• weka 13.7

      “Not a single Leftist has called out shame.”

      Actually I have. And some have agreed with me.

    • lprent 13.8

      The problem is that the site policy allow for such “abuse” provided the moderators can see a point to it, just as they allow for you to comment with your own opinions and to provide your own take on the opinions of others. We couldn’t give a damn if you choose or don’t choose to use the provided room for pointed attacks and abuse or not. That is your choice.

      Personally, I find that I use whatever I need to when I want to get a point across. My nastiest attacks when I want to have a go at someone use absolutely no “abuse”. I simply read their previous comments and figure out suggestions or explanations for the ‘reasoning’ behind the formation of their views and opinions.

      There are very few people that I can’t set off like a rocket at guy fawkes with those kinds of attacks at their world views without ever “abusing” them if I feel the inclination. This is a skill developed after decades around the net is probably why I don’t feel the need to level the playing field where you do. In my opinion, all that does is to give way too much weight to net experience. Allowing robust debate and pointed abuse evens up the playing field somewhat because it means that people can express themselves more freely at whatever level they feel comfortable with.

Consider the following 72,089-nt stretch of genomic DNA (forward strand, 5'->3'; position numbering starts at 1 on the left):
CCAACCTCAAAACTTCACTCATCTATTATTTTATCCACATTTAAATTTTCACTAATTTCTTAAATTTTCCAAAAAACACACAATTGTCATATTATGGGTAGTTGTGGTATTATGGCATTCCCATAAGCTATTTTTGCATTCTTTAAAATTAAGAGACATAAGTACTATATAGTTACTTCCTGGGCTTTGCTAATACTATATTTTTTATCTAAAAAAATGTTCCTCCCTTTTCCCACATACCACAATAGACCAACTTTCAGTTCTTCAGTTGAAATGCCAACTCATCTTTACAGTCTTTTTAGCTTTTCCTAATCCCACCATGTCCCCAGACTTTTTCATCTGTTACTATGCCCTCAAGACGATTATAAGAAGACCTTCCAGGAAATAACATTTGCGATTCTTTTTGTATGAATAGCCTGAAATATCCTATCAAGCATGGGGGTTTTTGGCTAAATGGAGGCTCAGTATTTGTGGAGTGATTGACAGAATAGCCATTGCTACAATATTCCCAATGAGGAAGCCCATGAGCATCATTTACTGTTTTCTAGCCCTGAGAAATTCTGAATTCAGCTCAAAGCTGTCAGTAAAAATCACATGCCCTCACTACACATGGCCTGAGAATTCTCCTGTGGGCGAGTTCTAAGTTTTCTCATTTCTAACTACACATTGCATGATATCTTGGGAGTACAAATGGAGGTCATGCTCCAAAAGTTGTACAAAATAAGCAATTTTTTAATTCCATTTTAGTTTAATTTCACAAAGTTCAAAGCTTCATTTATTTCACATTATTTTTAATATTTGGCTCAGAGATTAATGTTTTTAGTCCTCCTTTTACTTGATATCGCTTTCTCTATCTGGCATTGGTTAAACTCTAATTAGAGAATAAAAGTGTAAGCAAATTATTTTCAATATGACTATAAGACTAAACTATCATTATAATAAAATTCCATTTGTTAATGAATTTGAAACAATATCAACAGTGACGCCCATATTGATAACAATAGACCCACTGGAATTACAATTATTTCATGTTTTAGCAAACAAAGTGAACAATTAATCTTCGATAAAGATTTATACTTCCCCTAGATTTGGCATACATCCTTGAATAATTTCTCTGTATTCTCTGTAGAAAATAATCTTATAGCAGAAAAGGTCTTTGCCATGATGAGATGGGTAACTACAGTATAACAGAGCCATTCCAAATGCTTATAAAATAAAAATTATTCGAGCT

What you are proposing allows a dissection using manners that gives the advantage to whoever has the most experience within the implied rules. I don’t like that 18th century farce. As far as I’m concerned it should have died with the French monarchy at Versailles in 1789, but which unfortunately survived up until after the second world war.

      As it is I keep a vigilant eye for people trying to game the system and deliberately pressing people into the policy electric fence that they know about and the other does not.

      Abyway trying to change the rules on this site is a dangerous tactic if you aren’t an author, because for those of us who actually work on the site, it becomes highly irritating to argue with people who don’t and who have no real idea about what is going on. Especially since they are always so damn repetitive about repetitively screaming what they want (like a spoilt child) rather than considering what authors and others might want. Plus not considering why these rules were set at the position that they were. Which appears to be what you are doing.

      But you should be pretty aware of this already. It isn’t like I try to conceal my attitudes about the best way to deal with people without skin in the site trying to help us out by suggesting directly or indirectly how we should run the site.

    • Grant 13.9

      “My noble African name is sacred”.

      Citation please. No amount of earnest Googling in good faith on my part can verify that statement.